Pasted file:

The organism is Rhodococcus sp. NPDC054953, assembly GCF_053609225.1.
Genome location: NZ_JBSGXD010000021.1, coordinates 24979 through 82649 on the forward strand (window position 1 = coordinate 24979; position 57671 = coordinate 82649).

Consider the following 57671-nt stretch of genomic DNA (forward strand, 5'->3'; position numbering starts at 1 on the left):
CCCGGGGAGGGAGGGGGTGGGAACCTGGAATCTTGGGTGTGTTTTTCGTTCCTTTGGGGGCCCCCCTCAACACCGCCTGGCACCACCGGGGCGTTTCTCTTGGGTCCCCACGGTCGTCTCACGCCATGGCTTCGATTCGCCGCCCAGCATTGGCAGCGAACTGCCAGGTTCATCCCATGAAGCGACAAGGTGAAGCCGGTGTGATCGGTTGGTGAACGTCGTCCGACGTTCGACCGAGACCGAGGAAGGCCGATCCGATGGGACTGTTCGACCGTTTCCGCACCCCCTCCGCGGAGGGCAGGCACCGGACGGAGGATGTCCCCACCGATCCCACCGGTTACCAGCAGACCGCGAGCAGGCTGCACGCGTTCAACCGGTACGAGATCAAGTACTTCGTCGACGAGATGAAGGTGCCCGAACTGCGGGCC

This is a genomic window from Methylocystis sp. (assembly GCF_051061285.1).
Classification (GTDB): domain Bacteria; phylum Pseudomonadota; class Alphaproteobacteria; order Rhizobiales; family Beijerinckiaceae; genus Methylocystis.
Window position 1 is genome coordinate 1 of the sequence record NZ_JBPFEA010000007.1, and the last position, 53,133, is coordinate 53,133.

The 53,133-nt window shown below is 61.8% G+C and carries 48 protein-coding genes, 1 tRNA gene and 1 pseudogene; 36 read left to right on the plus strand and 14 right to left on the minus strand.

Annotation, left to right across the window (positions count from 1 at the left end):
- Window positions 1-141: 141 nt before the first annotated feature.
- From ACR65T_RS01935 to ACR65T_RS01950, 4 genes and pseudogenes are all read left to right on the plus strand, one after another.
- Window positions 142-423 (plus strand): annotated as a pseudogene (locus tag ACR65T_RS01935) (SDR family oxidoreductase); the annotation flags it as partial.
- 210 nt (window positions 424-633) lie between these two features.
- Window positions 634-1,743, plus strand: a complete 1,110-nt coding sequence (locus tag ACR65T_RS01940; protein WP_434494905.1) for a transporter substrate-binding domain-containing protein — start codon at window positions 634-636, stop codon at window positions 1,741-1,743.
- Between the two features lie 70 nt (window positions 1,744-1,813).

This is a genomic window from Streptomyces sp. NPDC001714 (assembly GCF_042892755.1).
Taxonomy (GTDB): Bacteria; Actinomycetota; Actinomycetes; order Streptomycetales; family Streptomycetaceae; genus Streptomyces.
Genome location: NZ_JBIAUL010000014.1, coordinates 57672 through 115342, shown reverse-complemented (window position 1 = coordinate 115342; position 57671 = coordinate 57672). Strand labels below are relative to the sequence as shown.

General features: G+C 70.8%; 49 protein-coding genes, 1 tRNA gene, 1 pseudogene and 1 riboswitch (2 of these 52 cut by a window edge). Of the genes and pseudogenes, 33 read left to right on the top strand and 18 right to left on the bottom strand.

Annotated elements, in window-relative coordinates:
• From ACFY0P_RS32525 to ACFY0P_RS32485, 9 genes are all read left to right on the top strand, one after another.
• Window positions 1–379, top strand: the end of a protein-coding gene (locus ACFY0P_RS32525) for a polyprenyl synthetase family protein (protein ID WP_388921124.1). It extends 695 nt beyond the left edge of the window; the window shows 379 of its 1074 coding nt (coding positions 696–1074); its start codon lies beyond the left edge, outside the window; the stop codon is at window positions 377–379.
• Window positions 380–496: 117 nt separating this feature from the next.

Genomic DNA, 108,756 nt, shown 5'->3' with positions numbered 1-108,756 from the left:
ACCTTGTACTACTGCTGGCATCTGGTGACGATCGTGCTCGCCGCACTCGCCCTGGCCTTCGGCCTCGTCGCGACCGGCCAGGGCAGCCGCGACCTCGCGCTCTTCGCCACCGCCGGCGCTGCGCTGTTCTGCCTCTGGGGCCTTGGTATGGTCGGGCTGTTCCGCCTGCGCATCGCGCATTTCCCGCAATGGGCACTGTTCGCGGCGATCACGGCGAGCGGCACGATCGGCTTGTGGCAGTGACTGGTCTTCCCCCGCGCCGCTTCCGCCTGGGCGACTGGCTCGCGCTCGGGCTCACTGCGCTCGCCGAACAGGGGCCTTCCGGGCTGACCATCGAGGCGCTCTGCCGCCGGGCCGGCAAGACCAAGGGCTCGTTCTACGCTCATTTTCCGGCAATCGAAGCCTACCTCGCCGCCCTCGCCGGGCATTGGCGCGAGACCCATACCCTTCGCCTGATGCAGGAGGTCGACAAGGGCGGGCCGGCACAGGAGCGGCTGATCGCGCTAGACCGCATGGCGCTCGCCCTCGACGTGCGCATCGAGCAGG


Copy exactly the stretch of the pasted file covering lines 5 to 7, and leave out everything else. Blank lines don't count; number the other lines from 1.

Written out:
This is a genomic window from Methylocystis sp. (assembly GCF_051061285.1).
Classification (GTDB): domain Bacteria; phylum Pseudomonadota; class Alphaproteobacteria; order Rhizobiales; family Beijerinckiaceae; genus Methylocystis.
Window position 1 is genome coordinate 1 of the sequence record NZ_JBPFEA010000007.1, and the last position, 53,133, is coordinate 53,133.